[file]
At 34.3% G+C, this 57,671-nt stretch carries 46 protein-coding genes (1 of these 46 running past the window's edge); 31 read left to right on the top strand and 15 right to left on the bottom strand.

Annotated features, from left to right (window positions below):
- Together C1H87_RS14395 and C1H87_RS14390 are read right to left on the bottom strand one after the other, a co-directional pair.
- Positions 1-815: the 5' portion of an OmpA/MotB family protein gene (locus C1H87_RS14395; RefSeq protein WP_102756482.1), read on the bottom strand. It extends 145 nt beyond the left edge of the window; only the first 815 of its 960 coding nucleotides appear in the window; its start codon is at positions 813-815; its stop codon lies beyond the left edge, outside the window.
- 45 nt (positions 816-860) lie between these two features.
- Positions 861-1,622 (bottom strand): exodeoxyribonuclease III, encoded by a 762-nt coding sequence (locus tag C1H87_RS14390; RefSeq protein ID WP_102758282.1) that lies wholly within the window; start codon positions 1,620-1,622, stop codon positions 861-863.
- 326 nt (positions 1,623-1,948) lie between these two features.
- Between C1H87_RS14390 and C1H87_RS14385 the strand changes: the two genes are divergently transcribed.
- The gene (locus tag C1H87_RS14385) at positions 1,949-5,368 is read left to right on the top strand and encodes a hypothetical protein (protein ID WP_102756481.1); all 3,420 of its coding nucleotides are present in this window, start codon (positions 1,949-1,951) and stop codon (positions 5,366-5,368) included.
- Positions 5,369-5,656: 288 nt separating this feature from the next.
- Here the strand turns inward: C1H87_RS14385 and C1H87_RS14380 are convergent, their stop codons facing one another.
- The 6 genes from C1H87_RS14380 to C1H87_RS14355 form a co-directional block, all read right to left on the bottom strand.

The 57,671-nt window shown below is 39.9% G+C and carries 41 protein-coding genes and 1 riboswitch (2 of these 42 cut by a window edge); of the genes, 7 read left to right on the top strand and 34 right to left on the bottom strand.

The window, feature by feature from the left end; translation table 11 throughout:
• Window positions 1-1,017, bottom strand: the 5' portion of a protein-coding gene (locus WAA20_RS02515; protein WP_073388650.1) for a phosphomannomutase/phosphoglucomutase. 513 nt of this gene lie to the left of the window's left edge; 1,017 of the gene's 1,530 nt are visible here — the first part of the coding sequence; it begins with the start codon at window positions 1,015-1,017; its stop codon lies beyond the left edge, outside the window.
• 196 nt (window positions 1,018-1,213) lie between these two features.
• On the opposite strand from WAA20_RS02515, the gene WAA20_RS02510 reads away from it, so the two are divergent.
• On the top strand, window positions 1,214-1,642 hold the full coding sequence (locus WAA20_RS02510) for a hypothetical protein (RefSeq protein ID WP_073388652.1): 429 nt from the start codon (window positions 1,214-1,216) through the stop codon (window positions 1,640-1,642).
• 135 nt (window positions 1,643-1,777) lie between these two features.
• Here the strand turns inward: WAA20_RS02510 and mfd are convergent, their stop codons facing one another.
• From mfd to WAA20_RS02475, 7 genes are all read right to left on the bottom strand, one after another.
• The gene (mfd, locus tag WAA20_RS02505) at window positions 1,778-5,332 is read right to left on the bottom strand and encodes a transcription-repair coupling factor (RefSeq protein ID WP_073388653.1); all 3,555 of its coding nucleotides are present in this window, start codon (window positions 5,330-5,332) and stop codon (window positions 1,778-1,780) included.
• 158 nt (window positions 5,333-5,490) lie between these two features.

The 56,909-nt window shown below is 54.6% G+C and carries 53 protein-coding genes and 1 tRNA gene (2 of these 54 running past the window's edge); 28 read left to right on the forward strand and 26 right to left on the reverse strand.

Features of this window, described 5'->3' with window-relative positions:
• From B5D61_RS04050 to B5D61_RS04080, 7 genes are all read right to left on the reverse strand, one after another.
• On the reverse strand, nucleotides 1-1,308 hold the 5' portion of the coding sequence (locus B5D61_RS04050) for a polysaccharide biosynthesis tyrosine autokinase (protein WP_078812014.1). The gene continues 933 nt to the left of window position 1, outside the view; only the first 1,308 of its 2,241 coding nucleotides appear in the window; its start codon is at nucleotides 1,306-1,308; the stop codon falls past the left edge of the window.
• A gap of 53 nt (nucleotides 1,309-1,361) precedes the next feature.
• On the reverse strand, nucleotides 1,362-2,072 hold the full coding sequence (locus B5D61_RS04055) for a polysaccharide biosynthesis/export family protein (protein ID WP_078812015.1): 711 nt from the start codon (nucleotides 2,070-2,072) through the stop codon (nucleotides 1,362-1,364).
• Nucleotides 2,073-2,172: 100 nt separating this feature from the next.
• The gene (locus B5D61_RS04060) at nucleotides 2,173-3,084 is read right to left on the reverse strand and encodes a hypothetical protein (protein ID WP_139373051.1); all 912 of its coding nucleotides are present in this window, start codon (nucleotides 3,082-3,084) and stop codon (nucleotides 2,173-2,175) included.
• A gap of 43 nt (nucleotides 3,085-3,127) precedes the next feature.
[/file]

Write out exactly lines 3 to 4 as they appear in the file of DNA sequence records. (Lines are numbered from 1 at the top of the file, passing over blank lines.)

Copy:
- Together C1H87_RS14395 and C1H87_RS14390 are read right to left on the bottom strand one after the other, a co-directional pair.
- Positions 1-815: the 5' portion of an OmpA/MotB family protein gene (locus C1H87_RS14395; RefSeq protein WP_102756482.1), read on the bottom strand. It extends 145 nt beyond the left edge of the window; only the first 815 of its 960 coding nucleotides appear in the window; its start codon is at positions 813-815; its stop codon lies beyond the left edge, outside the window.